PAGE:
Russia’s Central Bank has announced its largest interest rate hike in seven years as the regulator continues to struggle to tame surging inflation.
At a rate-setting meeting in Moscow on Friday, the Central Bank decided to raise its key interest rate by a full percentage point, taking it back above pre-coronavirus levels to 6.5%.
The move of 100 basis points was the single biggest increase since the 2014 economic crisis when the Central Bank was grappling with tumbling oil prices, international sanctions and a rapidly devaluing ruble.
The Russian ruble strengthened slightly on the announcement, which was widely expected by markets following comments earlier in July by key bank officials about the possibility of a dramatic hike in a bid to quell surging inflation.
Russia’s inflation rate is currently running at a five-year high of 6.5% — well above the Central Bank’s 4% target — and has threatened to undermine political support for the Kremlin ahead of important parliamentary elections scheduled for September. Prices for stable goods are rising “substantially” faster than 4% per year, the bank said in a statement.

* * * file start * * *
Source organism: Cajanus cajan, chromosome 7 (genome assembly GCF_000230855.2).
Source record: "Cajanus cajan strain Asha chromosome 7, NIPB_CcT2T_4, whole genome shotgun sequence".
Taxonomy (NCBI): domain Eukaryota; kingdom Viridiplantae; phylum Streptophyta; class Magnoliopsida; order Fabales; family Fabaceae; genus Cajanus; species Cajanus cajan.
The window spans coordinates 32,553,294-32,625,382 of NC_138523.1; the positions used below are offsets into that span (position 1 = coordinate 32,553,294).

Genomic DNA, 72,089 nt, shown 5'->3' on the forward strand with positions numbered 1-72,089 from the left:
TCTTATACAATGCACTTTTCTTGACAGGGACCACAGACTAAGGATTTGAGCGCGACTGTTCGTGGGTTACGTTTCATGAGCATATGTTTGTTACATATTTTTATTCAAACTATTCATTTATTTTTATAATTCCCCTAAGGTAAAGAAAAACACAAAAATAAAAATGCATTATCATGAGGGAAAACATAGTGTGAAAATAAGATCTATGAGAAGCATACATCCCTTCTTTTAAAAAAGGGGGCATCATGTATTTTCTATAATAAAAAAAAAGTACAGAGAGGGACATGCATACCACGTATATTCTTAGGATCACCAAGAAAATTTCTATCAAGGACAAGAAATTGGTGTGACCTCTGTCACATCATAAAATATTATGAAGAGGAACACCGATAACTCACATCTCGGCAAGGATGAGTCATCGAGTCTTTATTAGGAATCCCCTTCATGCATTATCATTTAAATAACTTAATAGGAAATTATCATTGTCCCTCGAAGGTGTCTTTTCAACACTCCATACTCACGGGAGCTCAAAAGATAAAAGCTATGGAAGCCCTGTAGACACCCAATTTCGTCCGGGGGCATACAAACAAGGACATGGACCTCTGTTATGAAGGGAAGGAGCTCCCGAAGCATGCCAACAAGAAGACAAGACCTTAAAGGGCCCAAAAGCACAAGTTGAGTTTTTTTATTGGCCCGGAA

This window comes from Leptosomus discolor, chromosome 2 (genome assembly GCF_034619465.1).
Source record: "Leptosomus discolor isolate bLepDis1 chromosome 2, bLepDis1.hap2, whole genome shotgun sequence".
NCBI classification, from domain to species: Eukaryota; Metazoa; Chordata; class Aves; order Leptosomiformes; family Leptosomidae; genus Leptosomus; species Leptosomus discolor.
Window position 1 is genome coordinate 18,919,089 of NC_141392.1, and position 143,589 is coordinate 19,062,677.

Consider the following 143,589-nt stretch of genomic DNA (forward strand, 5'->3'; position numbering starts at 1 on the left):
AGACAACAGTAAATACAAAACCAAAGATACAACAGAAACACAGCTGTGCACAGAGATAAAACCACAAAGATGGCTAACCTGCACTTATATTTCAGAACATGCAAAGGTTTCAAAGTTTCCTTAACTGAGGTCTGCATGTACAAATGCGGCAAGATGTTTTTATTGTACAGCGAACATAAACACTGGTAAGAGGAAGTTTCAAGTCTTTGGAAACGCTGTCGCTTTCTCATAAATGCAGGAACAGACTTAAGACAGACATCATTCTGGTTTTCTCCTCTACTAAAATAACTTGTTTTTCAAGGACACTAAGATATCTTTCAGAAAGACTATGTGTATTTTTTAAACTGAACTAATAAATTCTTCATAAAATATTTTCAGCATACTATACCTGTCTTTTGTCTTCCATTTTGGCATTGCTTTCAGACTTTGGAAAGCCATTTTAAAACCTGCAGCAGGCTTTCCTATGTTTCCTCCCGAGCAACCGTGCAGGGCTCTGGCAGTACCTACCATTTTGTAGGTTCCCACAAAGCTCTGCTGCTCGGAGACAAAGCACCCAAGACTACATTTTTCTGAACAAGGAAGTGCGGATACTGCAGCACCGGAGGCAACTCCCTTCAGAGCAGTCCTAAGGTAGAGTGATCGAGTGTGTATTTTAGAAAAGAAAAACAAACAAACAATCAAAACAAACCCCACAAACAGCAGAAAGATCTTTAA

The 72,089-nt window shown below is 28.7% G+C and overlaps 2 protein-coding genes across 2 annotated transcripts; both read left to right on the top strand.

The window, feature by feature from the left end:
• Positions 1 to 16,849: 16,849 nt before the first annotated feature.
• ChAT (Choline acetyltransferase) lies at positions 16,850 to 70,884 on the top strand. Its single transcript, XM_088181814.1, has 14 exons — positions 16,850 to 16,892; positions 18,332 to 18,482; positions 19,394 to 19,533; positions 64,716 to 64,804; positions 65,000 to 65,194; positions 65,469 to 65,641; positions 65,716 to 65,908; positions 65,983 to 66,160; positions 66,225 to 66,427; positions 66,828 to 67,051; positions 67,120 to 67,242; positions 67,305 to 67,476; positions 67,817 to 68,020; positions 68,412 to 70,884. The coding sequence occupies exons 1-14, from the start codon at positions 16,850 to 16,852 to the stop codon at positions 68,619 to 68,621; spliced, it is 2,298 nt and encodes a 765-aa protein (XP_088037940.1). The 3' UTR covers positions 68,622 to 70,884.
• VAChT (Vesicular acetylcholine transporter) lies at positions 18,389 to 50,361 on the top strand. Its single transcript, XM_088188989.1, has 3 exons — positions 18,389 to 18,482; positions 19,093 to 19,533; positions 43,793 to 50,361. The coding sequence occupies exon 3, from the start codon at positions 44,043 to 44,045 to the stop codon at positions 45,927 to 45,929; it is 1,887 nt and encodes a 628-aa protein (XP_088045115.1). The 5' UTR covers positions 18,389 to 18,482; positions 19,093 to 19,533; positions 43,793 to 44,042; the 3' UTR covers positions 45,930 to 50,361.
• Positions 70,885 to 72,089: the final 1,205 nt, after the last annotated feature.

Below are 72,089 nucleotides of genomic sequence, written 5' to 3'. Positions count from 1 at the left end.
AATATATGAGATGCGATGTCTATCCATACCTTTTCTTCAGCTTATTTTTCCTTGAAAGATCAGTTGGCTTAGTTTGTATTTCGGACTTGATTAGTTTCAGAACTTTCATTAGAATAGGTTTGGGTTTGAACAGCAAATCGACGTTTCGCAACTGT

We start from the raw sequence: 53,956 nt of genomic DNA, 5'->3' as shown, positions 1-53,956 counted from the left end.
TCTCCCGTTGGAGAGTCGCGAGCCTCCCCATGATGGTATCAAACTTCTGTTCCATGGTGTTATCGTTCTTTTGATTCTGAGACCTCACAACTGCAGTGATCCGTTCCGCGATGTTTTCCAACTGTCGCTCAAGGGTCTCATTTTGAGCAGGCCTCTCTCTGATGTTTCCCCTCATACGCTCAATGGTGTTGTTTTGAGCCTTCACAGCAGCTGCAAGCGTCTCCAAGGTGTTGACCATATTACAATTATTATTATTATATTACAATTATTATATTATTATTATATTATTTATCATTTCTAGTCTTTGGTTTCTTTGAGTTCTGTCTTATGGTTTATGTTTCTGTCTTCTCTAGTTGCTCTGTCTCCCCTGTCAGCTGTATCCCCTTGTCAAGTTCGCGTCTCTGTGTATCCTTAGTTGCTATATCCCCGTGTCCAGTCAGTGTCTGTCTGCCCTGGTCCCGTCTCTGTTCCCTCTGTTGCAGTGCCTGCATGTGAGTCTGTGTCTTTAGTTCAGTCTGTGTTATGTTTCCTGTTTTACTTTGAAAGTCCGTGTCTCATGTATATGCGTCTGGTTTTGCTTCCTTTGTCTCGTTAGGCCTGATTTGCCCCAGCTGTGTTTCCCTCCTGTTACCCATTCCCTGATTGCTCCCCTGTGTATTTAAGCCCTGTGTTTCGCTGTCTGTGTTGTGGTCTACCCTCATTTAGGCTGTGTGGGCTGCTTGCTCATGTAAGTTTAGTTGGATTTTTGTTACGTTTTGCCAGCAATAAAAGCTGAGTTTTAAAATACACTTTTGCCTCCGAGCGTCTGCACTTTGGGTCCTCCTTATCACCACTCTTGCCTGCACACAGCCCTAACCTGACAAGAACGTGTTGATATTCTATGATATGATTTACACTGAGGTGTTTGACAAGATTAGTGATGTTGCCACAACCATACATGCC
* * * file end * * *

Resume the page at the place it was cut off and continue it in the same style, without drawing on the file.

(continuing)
Consumer demand is rising significantly faster than manufacturers’ production capacities given pandemic-related global supply chain disruption, the Central Bank said. It also said the exodus of labor migrants from Russia since the pandemic was creating employment shortages which push up wage demands, creating an inflationary cycle of higher spending by consumers and higher costs for businesses.
In a press conference following the announcement Governor Elvira Nabiullina highlighted that Russian society’s “unanchored inflation expectations” are posing a stubborn challenge and could undermine her attempts to bring price rises under control. Russians routinely say they believe inflation is much higher than the official rate, and the gap between recorded inflation and consumer expectations has hit historic highs this year.
Economists said Friday’s move was “aggressive” but could signal the beginning of the end of the Central Bank’s policy of raising rates from their recent historic lows.
“The Central Bank did not settle for half measures and reconfirmed its determination to get inflation back on the right track,” said Aton analyst Konstantin Svyatny. “At the same time it softened its stance about steps it might take in the future.”
Independent economist Tatiana Evdokimova said it appears the bank decided to “front-load” its rate increases, opting for a dramatic move now in a bid to shake the markets rather than a series of more gradual steps.
Economists at the bank also increased its growth forecast for the Russian economy, saying it now expects GDP to expand by 4-4.5% in 2021. Russia’s economy returned to its pre-coronavirus size earlier this year.